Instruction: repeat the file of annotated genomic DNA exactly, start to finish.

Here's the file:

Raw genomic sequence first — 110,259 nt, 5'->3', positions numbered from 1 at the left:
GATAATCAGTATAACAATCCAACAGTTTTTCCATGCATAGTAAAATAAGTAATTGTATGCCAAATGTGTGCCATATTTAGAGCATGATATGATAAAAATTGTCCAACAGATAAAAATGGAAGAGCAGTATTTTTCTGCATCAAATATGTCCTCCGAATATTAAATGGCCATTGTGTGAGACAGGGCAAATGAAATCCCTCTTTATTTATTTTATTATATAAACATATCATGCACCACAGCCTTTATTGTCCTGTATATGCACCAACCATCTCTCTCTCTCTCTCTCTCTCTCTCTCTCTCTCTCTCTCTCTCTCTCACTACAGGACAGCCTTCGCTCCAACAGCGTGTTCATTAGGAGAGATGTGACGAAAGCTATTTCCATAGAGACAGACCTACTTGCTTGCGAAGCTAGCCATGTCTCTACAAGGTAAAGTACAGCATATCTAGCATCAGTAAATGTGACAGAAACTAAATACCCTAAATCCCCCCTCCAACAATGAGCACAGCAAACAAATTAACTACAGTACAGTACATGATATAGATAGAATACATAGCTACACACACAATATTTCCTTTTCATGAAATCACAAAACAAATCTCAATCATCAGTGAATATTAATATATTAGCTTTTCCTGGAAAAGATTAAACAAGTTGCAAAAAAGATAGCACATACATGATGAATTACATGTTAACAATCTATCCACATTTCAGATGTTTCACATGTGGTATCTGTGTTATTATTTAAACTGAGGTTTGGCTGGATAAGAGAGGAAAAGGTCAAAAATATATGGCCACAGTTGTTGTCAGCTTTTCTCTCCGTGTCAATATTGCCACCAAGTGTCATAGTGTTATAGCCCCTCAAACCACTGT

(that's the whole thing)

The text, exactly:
Raw genomic sequence first — 110,259 nt, 5'->3', positions numbered from 1 at the left:
GATAATCAGTATAACAATCCAACAGTTTTTCCATGCATAGTAAAATAAGTAATTGTATGCCAAATGTGTGCCATATTTAGAGCATGATATGATAAAAATTGTCCAACAGATAAAAATGGAAGAGCAGTATTTTTCTGCATCAAATATGTCCTCCGAATATTAAATGGCCATTGTGTGAGACAGGGCAAATGAAATCCCTCTTTATTTATTTTATTATATAAACATATCATGCACCACAGCCTTTATTGTCCTGTATATGCACCAACCATCTCTCTCTCTCTCTCTCTCTCTCTCTCTCTCTCTCTCTCTCTCTCTCACTACAGGACAGCCTTCGCTCCAACAGCGTGTTCATTAGGAGAGATGTGACGAAAGCTATTTCCATAGAGACAGACCTACTTGCTTGCGAAGCTAGCCATGTCTCTACAAGGTAAAGTACAGCATATCTAGCATCAGTAAATGTGACAGAAACTAAATACCCTAAATCCCCCCTCCAACAATGAGCACAGCAAACAAATTAACTACAGTACAGTACATGATATAGATAGAATACATAGCTACACACACAATATTTCCTTTTCATGAAATCACAAAACAAATCTCAATCATCAGTGAATATTAATATATTAGCTTTTCCTGGAAAAGATTAAACAAGTTGCAAAAAAGATAGCACATACATGATGAATTACATGTTAACAATCTATCCACATTTCAGATGTTTCACATGTGGTATCTGTGTTATTATTTAAACTGAGGTTTGGCTGGATAAGAGAGGAAAAGGTCAAAAATATATGGCCACAGTTGTTGTCAGCTTTTCTCTCCGTGTCAATATTGCCACCAAGTGTCATAGTGTTATAGCCCCTCAAACCACTGT